Date of Award
Master of Arts (MA)
Emergency and Disaster Management
Dr. Robert Ditch
While the argument continues regarding the reasons behind climate change, the fact remains that the climate is indeed changing. These changes are projected to impact the frequency and intensity of storms in the future. This case study investigates current and predicted changes in the intensity of hurricanes, flooding, tornadoes, drought, and wildfires and how those changes affect the profession of emergency management. Specifically, current decision making regarding planning, mitigation, and adaptation is based on a historical perspective though many of those decisions have impact 50 – 100 years into the future. As natural disasters including hurricanes, tornadoes, drought, floods and wild fires increase in intensity and frequency due to anthropogenic climate change, they will exceed current protection methodologies in mitigation and adaptation thereby increasing vulnerability for people and property to future hurricanes, tornadoes, drought, floods, and wild fires. The tools and methods must be updated to incorporate future change as well as historic trends while policy makers and emergency management professionals need to incorporate potential changes in their decision making regarding planning, mitigation and adaptation. Failure to incorporate these changes may lead to more deaths and higher costs associated with more intense and more frequent storms in the future.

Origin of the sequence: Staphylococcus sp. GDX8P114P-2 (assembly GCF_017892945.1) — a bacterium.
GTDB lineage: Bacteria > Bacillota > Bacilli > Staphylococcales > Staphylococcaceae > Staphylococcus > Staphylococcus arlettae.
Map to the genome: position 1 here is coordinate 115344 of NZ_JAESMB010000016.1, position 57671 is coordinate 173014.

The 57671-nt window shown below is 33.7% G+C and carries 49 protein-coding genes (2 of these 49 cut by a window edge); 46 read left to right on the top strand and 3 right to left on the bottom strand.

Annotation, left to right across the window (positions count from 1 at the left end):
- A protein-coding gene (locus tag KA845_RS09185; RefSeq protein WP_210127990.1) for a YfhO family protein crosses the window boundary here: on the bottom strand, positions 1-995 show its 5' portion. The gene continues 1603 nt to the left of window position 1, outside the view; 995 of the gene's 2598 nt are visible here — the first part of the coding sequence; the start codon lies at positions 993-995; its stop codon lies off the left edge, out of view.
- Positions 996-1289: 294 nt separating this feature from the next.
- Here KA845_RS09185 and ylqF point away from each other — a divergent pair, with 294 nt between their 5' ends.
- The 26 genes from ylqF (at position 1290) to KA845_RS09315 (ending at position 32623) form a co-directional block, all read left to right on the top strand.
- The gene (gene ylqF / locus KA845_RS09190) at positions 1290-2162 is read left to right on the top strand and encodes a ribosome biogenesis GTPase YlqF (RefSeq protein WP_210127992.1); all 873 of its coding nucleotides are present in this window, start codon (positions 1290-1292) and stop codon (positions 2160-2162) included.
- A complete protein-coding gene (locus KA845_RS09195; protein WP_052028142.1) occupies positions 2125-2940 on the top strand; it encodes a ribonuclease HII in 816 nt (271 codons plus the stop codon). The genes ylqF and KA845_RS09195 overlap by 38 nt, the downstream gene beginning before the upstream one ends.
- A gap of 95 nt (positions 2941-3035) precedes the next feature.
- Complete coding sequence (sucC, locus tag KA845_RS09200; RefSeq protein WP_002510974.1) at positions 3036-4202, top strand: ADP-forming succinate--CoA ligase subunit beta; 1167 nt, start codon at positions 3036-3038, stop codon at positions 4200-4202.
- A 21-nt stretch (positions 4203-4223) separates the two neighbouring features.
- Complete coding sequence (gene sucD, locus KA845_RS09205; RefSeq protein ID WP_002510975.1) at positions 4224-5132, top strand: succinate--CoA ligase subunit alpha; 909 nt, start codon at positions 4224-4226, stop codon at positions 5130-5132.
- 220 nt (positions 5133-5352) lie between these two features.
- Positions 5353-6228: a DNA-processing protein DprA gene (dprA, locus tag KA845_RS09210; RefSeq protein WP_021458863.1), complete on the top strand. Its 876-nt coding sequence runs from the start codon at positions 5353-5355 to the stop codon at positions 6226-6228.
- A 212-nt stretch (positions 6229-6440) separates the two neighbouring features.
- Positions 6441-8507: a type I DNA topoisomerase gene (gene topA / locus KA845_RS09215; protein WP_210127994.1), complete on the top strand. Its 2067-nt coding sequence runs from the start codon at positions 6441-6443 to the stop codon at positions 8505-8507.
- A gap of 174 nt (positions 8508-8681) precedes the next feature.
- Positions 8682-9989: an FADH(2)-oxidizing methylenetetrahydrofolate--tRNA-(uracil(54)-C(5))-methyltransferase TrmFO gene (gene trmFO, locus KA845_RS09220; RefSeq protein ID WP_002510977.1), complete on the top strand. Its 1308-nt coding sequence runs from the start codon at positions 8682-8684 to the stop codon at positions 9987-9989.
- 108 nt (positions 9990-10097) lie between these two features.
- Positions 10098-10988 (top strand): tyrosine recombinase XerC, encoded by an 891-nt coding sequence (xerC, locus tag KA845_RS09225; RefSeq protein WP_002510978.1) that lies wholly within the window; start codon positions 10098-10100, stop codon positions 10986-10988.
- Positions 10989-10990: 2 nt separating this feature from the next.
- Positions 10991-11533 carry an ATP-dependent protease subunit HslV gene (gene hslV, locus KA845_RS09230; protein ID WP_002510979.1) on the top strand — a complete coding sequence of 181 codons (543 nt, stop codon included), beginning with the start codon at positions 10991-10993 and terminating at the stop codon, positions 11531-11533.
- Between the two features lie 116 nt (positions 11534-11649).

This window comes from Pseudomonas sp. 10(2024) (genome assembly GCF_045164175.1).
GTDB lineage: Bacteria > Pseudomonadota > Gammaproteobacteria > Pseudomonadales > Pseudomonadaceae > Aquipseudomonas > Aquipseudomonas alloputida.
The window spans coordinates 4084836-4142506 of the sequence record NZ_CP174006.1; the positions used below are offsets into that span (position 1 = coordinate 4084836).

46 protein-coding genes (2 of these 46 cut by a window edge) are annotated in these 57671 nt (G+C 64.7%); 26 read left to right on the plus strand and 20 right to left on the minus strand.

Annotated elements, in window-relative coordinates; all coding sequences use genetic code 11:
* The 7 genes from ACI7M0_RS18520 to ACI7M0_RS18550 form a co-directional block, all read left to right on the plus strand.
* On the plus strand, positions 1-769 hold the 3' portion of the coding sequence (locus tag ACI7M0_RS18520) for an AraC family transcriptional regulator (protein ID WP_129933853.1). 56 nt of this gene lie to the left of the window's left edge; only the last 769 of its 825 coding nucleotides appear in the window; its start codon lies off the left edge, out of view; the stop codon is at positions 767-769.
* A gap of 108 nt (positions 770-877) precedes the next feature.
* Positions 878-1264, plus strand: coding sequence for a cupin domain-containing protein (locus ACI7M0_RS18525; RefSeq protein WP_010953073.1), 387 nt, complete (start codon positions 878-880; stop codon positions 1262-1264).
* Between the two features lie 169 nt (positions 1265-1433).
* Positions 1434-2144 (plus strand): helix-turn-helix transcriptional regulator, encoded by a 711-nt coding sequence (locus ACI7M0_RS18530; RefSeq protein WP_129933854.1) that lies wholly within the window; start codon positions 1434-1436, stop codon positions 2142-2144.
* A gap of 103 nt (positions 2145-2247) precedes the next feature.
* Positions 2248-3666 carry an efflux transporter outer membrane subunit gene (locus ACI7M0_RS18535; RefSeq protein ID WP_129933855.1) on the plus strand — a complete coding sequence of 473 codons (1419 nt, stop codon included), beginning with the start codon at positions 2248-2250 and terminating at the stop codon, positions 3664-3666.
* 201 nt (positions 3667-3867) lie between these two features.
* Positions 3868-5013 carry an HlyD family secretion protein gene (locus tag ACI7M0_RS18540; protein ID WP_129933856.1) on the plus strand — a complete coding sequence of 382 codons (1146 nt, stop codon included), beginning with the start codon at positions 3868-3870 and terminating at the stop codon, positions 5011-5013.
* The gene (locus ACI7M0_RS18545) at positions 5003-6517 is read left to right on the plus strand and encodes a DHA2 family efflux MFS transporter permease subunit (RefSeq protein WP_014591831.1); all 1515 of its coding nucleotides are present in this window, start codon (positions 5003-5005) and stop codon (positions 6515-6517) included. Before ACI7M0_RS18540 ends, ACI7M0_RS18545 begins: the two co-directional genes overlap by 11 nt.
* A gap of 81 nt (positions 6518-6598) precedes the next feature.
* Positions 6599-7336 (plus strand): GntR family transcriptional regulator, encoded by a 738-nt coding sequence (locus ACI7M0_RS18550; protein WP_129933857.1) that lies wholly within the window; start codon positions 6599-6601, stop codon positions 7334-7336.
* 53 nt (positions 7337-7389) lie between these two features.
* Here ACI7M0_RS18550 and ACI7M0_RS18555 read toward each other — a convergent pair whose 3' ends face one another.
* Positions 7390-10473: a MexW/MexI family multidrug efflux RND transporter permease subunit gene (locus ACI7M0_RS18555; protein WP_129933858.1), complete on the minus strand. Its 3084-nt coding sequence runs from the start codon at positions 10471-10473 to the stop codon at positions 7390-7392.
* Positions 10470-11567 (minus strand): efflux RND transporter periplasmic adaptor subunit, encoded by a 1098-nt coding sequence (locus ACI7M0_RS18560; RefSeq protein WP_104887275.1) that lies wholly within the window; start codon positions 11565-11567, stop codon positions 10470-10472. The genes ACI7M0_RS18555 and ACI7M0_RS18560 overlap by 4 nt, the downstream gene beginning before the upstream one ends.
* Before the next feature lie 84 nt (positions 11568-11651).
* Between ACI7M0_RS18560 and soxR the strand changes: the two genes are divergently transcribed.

Newcomer, Brian C., "The Impacts of Climate Change on the Field of Emergency Management" (2016). Master's Capstone Theses. 125.
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